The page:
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3 simple steps to help save sharks & turtles

Posted by Mike Crispino
24 September 2012

Over the past two years research scientists have spent more than 12,000 hours onboard 5 vessels in 3 ocean regions, studying the behavior of marine life around FADs and searching for solutions to reduce bycatch. Following each cruise of the ISSF #BycatchProject the scientists send me an external hard drive with thousands of images and dozens of videos, which is fascinating stuff for someone who has admittedly never spent more than a few hours out on the open ocean.

A shark caught in netting in the Indian Ocean.

But with each drive came the same troubling picture – sharks entangled in the netting that hangs below these manmade floating objects. It wasn’t just one FAD – it was many. And sometimes it wasn’t just one shark – it was sometimes 2 or 3 per FAD. There were even cases of turtles becoming entangled.

I’m lucky enough to be able to bend the ear of published research scientists, so I started asking questions about this entangled shark trend a while back. First, I found out that FADs impact two species of shark, mainly silky shark populations with some oceanic whitetip sharks being caught as well. The health of these populations depends on the region and in some cases the number of sharks are in decline. While¬†very few sea turtles become entangled their populations are in serious trouble in many regions, so any impact is amplified.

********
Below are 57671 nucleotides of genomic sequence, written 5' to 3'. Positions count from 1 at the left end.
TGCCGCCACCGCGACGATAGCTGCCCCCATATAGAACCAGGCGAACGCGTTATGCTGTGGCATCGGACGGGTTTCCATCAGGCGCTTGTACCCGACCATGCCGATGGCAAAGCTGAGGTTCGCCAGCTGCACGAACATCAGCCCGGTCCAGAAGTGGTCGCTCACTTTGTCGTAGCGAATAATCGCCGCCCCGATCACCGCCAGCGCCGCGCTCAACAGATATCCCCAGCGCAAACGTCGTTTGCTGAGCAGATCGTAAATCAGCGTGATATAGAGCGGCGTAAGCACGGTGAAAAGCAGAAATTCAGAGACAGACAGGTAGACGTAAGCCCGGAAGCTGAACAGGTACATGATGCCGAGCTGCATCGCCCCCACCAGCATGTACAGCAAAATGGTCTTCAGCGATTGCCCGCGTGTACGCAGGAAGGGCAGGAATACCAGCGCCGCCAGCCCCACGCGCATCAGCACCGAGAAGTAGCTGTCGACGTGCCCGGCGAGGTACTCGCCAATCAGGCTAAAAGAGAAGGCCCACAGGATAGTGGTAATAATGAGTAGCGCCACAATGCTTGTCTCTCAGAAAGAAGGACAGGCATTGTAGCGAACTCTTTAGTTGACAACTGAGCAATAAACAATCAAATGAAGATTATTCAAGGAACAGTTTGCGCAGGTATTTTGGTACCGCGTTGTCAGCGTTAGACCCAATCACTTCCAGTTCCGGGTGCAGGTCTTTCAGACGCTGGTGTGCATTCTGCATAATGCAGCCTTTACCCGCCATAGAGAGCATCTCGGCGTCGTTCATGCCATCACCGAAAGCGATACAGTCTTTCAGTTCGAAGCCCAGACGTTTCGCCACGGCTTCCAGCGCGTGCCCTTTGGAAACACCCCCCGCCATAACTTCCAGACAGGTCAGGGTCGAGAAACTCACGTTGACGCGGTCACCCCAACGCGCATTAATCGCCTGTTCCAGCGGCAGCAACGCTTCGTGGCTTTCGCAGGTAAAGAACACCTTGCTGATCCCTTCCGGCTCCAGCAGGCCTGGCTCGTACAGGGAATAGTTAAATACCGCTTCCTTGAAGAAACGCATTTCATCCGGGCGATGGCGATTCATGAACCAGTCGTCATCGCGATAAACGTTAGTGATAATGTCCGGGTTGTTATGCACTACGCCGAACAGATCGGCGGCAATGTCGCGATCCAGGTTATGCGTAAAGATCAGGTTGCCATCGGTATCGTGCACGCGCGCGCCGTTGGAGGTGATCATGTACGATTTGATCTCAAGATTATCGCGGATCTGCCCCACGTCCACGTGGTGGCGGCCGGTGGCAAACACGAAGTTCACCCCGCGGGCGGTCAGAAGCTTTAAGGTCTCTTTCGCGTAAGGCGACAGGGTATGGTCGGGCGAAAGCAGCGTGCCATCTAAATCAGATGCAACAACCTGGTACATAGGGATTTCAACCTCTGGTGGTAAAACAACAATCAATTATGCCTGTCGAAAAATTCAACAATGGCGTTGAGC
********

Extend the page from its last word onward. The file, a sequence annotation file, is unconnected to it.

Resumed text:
The next obvious question was – what can fishers do about it? And that brings us back to the thousands of hours spent at sea.

The scientists who led our #BycatchProject have identified ways to significantly reduce, if not eliminate, the entanglement threat that FADs pose to sharks and turtles. While the scientists want to leave specific design to fishers, there are 3 simple steps they should follow:

  1. don’t cover the surface of the FAD, if you do don’t use mesh material like netting
  2. any sub-surface component should be constructed from ropes or canvas sheets, not mesh nets
  3. use natural or biodegradable materials to reduce ocean waste

Since there are thousands of FADs currently out at sea, transitioning to an improved design will take time and the best practices account for that as well. You can download a copy of the recommendations here.

If you’re like me, you might want to hear this from the scientists themselves. I recently had the chance to Hangout with Laurent Dagorn and I asked him about the non-entanglement design specifically.

 



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